The Amsterdam Sexual Abuse Case: What Scars did it Leave? Long-Term Course of Psychological Problems for Children Who have been Sexually Abused at a Very Young Age, and their Parents

Vionna M.W. Tsang*, Eva Verlinden, Esther M. van Duin, Jos W.R. Twisk, Sonja N. Brilleslijper-Kater, Maj R. Gigengack, Arnoud P. Verhoeff, Ramón J.L. Lindauer

*Corresponding author for this work

Research output: Contribution to journalArticleAcademicpeer-review


Longitudinal research of CSA in infancy and early childhood is scarce. The current study examined the long-term course of psychological outcomes (PTSD, dissociation and internalizing and externalizing behavioral problems) in children who were sexually abused in the early childhood. Additionally, we looked into the outcomes for their parents by assessing PTSD symptoms and negative emotional reactions towards the sexual abuse of their child. We examined the outcomes for five consecutive years in a sample of children (n = 45) who were sexually abused at a very young age (0–3) and their parents (n = 42), included in the Amsterdam Sexual Abuse Case-study. We found that outcomes following CSA in early childhood go beyond PTSD symptoms and can manifest in atypical symptoms such as behavioral problems. Parents experienced persistent PTSD in the years following CSA disclosure. CSA in very young children warrants long-term monitoring, as negative outcomes still present 8 years later.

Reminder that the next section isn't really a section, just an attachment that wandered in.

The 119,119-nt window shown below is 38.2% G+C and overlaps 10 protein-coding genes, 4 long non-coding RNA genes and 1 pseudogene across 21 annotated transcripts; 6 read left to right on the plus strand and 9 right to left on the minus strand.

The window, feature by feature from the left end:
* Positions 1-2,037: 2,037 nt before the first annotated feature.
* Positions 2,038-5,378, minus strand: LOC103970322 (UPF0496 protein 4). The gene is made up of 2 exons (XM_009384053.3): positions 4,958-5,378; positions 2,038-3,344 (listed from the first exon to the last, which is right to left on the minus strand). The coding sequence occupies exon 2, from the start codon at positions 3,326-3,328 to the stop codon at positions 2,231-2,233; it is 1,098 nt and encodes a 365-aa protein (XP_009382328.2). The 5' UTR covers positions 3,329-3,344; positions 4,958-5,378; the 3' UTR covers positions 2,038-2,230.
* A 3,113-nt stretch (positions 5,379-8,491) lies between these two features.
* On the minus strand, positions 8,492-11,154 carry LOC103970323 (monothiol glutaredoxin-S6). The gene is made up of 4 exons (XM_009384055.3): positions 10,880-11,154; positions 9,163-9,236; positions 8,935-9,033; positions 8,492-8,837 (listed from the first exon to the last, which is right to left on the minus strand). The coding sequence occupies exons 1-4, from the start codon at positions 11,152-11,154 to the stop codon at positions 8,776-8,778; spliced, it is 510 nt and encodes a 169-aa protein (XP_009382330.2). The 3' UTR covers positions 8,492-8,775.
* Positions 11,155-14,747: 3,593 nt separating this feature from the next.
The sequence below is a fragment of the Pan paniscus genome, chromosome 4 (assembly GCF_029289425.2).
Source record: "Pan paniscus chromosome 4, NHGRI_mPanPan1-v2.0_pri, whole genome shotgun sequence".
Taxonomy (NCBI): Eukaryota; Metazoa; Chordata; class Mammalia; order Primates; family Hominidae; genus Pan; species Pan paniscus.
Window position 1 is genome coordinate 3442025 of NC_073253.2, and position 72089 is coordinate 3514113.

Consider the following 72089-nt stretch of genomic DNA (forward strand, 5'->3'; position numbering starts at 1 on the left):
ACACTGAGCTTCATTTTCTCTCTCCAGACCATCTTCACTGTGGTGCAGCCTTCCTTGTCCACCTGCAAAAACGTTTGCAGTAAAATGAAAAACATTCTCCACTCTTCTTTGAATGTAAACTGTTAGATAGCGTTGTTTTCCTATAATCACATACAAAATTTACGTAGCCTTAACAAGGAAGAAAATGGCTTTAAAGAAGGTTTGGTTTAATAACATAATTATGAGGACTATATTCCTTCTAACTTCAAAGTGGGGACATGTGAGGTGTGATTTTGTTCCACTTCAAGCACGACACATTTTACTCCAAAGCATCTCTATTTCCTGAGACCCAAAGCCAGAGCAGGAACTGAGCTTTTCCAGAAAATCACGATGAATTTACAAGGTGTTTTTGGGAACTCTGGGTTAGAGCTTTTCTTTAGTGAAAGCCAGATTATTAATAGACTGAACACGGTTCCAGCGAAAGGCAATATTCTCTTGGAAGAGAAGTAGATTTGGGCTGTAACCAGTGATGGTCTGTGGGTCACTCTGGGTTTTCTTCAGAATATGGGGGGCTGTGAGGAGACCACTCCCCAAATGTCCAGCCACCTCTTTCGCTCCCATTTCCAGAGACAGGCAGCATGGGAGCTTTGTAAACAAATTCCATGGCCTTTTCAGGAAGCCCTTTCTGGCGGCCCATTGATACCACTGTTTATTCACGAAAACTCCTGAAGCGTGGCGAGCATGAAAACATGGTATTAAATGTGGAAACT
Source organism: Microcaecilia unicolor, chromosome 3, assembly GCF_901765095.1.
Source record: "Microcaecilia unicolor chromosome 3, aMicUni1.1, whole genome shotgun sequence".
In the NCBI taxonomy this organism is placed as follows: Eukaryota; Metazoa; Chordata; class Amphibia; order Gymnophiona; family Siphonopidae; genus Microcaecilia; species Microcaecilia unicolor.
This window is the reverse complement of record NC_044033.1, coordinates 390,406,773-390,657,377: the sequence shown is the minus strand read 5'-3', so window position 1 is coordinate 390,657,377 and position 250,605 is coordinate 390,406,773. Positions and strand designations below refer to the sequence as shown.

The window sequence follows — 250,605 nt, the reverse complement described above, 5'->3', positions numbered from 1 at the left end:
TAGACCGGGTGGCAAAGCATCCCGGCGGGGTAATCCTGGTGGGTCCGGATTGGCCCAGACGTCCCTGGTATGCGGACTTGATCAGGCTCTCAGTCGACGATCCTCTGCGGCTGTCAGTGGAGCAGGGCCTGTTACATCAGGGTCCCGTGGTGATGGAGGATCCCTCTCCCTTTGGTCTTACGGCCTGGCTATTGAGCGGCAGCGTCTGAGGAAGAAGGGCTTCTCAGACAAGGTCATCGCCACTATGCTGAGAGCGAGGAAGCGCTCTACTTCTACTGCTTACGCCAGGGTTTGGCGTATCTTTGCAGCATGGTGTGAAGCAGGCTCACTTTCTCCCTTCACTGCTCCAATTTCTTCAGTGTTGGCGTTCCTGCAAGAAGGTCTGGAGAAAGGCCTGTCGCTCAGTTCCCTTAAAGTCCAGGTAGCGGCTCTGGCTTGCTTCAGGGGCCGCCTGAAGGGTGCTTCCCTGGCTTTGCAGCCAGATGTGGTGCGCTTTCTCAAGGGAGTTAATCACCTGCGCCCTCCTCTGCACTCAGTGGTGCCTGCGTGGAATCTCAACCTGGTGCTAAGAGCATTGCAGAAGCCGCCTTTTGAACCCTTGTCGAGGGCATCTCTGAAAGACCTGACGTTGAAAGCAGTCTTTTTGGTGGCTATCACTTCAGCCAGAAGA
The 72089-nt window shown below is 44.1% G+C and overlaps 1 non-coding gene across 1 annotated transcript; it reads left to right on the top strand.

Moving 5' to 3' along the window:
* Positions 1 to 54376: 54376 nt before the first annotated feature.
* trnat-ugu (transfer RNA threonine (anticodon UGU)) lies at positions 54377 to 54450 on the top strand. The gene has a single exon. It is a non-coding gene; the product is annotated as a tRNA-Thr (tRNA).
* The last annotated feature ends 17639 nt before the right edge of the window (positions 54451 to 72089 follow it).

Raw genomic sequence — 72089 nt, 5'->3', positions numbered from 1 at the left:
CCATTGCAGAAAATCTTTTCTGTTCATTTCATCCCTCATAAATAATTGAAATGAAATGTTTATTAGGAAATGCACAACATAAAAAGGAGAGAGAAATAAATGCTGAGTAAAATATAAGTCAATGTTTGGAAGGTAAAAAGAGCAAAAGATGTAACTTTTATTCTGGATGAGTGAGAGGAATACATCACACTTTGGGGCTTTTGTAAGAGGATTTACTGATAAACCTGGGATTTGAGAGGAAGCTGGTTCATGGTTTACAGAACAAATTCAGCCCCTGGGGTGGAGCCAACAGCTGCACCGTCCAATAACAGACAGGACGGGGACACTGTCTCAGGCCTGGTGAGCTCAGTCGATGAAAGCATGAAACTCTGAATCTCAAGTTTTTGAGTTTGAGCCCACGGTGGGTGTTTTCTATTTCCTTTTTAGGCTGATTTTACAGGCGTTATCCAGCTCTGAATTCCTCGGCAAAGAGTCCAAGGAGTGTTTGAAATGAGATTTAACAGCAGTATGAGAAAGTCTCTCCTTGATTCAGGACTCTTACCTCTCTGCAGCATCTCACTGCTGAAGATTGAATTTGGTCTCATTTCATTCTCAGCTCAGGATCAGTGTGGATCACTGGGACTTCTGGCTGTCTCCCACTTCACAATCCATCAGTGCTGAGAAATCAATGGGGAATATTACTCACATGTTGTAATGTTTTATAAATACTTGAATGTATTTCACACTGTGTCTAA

Original languageEnglish
Pages (from-to)891-902
Number of pages12
JournalChild Psychiatry and Human Development
Issue number5
Publication statusPublished - Oct 2021

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